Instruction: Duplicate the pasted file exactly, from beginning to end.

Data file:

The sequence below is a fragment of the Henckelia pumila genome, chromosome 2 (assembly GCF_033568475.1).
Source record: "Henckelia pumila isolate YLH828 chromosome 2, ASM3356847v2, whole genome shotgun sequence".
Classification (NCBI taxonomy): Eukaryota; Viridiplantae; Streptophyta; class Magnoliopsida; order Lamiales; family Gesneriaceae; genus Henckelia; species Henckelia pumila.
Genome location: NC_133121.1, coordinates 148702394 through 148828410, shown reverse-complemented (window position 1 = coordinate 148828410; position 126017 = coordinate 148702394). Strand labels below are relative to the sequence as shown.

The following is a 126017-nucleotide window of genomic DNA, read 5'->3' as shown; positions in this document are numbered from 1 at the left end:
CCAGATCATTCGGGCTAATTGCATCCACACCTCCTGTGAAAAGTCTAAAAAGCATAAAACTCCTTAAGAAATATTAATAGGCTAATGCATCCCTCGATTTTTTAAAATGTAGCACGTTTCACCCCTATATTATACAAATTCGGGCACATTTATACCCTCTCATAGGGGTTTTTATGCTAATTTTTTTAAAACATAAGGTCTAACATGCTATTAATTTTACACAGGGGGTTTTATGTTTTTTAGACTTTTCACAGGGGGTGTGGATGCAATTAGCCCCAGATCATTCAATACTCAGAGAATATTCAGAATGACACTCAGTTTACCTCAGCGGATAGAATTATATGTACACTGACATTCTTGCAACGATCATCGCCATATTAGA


The sequence below is a fragment of the Henckelia pumila genome, chromosome 2 (assembly GCF_033568475.1).
Source record: "Henckelia pumila isolate YLH828 chromosome 2, ASM3356847v2, whole genome shotgun sequence".
Classification (NCBI taxonomy): Eukaryota; Viridiplantae; Streptophyta; class Magnoliopsida; order Lamiales; family Gesneriaceae; genus Henckelia; species Henckelia pumila.
Genome location: NC_133121.1, coordinates 148702394 through 148828410, shown reverse-complemented (window position 1 = coordinate 148828410; position 126017 = coordinate 148702394). Strand labels below are relative to the sequence as shown.

The following is a 126017-nucleotide window of genomic DNA, read 5'->3' as shown; positions in this document are numbered from 1 at the left end:
CCAGATCATTCGGGCTAATTGCATCCACACCTCCTGTGAAAAGTCTAAAAAGCATAAAACTCCTTAAGAAATATTAATAGGCTAATGCATCCCTCGATTTTTTAAAATGTAGCACGTTTCACCCCTATATTATACAAATTCGGGCACATTTATACCCTCTCATAGGGGTTTTTATGCTAATTTTTTTAAAACATAAGGTCTAACATGCTATTAATTTTACACAGGGGGTTTTATGTTTTTTAGACTTTTCACAGGGGGTGTGGATGCAATTAGCCCCAGATCATTCAATACTCAGAGAATATTCAGAATGACACTCAGTTTACCTCAGCGGATAGAATTATATGTACACTGACATTCTTGCAACGATCATCGCCATATTAGA